Crawling Under Rocks Unnecessary

About a year ago I ran into an old friend at a conference. We exchanged pleasantries and small talk, and I explained that I had spent the last year in London getting my Masters degree in writing. When he found out that I had worked for a publishing company in London as a copyeditor, he immediately grew excited and began describing his recent book project. He took down my information and we said goodbye.

A few months later he sent me an email that explained his book project in further detail, and I responded with my rates and an explanation about my services. To my surprise, his final email summarized, rather curtly, that he was not asking for my editing services, as he was a very good writer and very capable of editing his material. He attached a sample of his writing as if to prove his point. Instead he wanted me to pass on his manuscript to the publishing company I had worked for. He ended our correspondence by attempting a few personal jabs at my life as a "freelancer."

I refrained from responding to him because I didn't think it was my place. If I had, I would have informed him that he was misinformed about the book business. I believe that most people who want to publish a book educate themselves about the process. But apparently there are still some misconceptions. So here's my advice to anyone who wants to publish a book. First, (and this pertains mainly to nonfiction) don't spend a chunk of your life writing a book that won't sell. Study the market. Is there a need for your book? Are there similar books already on shelves? How are they selling? How does your book differ? Secondly, find an agent. In most situations you cannot send unsolicited manuscripts to an editor, even if you know them. Most publishers prefer to work through an agent. Finally, every writer needs an editor. Regardless if you're a good writer or not, you will not be able to see all of the content and grammatical and typo problems because you are too engrossed in your own work. In fact, books go through multiple stages of editing because one editor is not enough.

With that said, I'll shamelessly plug my new website for my copywriting and editing services! Even if you're not a writer or don't need any marketing or PR materials, you might know someone who needs it, or could visit just for kicks. It's fun to see what friends are up to on the net these days, right? :)


Bumper Sticker Culture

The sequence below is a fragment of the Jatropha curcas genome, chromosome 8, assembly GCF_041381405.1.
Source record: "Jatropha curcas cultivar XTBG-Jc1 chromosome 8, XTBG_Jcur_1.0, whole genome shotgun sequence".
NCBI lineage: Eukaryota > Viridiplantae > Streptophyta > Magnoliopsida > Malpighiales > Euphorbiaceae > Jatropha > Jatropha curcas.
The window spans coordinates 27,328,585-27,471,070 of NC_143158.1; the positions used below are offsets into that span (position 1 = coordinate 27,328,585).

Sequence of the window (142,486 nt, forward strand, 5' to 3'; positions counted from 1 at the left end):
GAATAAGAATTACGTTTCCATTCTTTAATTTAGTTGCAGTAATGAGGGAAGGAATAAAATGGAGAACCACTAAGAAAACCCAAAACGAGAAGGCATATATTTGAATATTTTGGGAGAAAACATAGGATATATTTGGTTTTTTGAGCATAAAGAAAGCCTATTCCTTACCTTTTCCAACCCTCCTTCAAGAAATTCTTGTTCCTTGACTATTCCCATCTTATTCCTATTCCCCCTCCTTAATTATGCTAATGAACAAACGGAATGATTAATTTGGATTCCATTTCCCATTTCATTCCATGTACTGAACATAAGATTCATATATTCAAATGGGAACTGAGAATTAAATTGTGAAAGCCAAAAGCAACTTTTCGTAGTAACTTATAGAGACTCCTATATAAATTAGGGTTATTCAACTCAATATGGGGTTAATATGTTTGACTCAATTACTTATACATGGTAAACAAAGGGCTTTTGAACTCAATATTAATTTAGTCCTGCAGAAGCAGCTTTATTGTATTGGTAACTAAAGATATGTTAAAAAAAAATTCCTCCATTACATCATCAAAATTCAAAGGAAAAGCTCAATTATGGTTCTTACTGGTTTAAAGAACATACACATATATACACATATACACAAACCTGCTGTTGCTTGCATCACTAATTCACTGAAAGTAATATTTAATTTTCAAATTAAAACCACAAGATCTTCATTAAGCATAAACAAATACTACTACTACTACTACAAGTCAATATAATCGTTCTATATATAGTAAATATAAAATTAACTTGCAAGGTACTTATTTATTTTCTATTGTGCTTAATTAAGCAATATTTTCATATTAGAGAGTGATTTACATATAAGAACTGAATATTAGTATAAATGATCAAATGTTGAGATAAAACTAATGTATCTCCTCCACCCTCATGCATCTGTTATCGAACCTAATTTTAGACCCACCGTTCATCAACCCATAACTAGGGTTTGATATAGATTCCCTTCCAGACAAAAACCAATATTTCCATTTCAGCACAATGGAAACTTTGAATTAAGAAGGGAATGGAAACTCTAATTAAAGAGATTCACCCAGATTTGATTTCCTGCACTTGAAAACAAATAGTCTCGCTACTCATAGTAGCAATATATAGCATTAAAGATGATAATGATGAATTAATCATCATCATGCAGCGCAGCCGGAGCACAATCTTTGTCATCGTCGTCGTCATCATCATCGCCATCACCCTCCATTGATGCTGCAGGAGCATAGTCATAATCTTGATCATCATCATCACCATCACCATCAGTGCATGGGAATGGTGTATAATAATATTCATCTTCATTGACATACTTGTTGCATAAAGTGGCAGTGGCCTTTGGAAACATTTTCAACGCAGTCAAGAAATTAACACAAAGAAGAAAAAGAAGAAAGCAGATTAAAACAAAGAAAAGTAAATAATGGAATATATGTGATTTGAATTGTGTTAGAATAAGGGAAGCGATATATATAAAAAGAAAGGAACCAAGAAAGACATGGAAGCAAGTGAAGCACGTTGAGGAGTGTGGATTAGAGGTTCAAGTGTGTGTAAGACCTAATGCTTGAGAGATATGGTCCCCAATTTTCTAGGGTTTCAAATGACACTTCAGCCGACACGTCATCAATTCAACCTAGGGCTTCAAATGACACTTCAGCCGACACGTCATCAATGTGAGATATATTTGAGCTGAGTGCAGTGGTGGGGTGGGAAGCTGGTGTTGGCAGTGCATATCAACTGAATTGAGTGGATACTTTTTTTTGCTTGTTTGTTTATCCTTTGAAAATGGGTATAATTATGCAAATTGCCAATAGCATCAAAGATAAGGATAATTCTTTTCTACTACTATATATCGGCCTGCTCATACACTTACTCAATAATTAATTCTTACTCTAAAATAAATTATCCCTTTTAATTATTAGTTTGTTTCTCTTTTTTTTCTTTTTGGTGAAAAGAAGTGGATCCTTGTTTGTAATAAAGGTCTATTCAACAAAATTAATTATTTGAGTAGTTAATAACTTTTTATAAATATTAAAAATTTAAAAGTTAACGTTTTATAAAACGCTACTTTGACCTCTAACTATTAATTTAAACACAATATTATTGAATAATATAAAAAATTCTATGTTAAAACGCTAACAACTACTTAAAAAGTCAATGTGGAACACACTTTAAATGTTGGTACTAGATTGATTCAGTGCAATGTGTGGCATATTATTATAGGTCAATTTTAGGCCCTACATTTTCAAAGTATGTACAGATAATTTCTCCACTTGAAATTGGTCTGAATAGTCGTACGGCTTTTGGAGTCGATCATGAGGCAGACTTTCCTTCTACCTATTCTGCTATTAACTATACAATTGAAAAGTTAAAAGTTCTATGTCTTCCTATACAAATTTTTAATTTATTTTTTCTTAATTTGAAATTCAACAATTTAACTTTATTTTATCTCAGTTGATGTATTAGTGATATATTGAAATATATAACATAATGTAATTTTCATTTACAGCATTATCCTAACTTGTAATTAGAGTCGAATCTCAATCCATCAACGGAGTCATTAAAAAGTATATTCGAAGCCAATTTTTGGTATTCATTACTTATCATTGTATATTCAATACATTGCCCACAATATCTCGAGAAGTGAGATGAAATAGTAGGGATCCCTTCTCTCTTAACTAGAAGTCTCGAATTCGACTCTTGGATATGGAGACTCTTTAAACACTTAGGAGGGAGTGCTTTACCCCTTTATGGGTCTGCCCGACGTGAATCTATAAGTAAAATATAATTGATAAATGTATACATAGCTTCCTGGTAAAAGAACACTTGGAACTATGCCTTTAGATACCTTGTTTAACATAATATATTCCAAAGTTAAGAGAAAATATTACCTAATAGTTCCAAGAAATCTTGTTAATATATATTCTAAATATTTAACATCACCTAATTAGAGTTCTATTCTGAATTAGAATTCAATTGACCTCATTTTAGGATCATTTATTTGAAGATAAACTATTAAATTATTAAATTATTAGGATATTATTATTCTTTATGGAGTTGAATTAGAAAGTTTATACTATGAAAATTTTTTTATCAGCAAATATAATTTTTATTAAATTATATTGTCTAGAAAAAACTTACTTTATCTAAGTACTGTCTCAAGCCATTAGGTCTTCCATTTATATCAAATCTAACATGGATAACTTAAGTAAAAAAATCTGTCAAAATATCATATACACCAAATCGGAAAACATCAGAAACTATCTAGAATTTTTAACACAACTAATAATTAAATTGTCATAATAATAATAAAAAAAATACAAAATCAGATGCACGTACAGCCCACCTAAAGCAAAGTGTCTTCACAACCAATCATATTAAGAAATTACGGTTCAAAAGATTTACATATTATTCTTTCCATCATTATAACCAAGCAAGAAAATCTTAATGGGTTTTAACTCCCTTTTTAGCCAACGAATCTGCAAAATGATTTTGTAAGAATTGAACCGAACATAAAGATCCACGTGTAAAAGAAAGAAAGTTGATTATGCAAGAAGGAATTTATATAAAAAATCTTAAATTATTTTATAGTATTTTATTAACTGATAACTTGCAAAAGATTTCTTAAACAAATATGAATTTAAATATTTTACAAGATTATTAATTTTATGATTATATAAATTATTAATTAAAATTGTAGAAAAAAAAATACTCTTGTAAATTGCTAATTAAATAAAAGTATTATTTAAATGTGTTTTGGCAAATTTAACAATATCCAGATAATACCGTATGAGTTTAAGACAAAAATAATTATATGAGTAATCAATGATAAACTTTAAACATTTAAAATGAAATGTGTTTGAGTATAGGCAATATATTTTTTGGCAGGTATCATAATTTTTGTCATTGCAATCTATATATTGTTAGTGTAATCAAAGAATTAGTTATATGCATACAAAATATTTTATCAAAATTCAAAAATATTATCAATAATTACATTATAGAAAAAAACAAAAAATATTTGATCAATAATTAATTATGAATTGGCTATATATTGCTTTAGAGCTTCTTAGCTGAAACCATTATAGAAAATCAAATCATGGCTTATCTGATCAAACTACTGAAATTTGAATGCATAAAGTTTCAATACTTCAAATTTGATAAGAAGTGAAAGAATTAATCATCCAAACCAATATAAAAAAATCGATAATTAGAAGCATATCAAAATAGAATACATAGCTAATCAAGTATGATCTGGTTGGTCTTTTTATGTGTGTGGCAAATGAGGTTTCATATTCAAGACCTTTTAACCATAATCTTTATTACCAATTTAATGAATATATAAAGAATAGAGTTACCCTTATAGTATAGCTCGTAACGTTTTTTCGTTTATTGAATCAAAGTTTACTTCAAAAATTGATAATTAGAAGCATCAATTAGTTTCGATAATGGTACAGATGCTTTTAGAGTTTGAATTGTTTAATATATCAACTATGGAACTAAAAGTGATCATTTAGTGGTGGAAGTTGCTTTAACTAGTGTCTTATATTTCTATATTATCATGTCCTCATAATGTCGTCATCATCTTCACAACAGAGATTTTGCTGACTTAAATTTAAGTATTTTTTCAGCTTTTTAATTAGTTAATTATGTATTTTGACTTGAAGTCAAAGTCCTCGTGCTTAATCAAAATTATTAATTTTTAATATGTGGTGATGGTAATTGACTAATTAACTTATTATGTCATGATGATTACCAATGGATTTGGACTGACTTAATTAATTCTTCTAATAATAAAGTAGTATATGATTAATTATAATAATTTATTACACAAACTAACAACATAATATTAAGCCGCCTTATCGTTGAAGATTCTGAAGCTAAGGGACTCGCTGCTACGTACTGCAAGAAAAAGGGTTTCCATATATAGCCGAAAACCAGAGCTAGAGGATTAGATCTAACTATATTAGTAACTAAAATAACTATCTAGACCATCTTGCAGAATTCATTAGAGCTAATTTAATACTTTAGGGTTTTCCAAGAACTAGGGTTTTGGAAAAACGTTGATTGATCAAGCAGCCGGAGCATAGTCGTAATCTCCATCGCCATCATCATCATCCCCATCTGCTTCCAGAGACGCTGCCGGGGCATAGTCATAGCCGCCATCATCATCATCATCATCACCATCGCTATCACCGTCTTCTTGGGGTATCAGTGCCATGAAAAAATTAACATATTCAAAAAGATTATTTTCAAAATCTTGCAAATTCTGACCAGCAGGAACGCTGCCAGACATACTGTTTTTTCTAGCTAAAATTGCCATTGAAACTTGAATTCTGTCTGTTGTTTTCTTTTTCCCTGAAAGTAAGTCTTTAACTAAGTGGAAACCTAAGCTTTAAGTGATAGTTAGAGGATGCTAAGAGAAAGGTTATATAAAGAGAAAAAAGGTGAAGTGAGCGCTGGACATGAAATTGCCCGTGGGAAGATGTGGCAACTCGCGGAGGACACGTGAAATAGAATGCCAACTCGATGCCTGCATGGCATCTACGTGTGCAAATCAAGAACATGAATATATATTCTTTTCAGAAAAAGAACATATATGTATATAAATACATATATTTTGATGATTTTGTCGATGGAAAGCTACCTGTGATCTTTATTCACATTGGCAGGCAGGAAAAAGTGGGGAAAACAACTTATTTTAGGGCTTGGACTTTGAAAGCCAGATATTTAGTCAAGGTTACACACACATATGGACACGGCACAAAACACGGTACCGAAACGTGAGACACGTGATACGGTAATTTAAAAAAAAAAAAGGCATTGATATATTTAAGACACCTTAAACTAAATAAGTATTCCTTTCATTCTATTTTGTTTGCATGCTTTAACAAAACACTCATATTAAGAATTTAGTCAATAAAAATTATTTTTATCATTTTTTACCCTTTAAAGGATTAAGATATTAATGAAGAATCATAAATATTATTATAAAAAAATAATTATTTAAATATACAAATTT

I wonder if the people who put bumper stickers on their cars would be willing to put the stickers on their shirts and walk into a crowded room. What if they had to voice their opinion face to face with real people who had real responses? Or, would they want to be defined by a pithy sarcastic phrase and risk the chance of being shunned by the crowd?

Slapping an opinion on a car doesn't allow for dialogue. In fact, I wonder if blogging has the same problem? Sure people can comment. And on the road people can cut people off or demonstrate their disapproval in other ways... but are these really the best ways of expressing opinions? In the car or on the web you're insulated from the response of others: you don't see the effect of your method in the face's of the people you influence.

When Jonathan and I moved to London, I noticed the lack of bumper stickers on people's cars. Then I came back to the U.S. and I was bombarded with attitudes staring back at me on the road and I couldn't ignore it. I think we should be more careful about sharing our opinions--especially with the method.


On Self-Writing

"I didn’t make myself, I’m not taking credit for my existence, so what’s the difference between talking about myself and talking about somebody else?"

-From Donald Miller about writing memoirs. Read more here.


Soft and Chewy Molasses Cookies

As promised.

The only cookie that gets better with age!



There are two kinds of cookie makers in this world: those who follow cooking time directions, and those who take the cookies out early. This little variance is the difference between brown crunchy cookies and scrumptious gooey cookies.

My mom taught me to bake the gooey kind. She taught me that when recipes say ten minutes, they really mean seven. We watch them like a hawk and take them out the minute they harden enough not to fall through the cooking rack rungs, and just after the very tippy tops turn golden brown delicious.

Two perfect cookie recipes to come soon! :)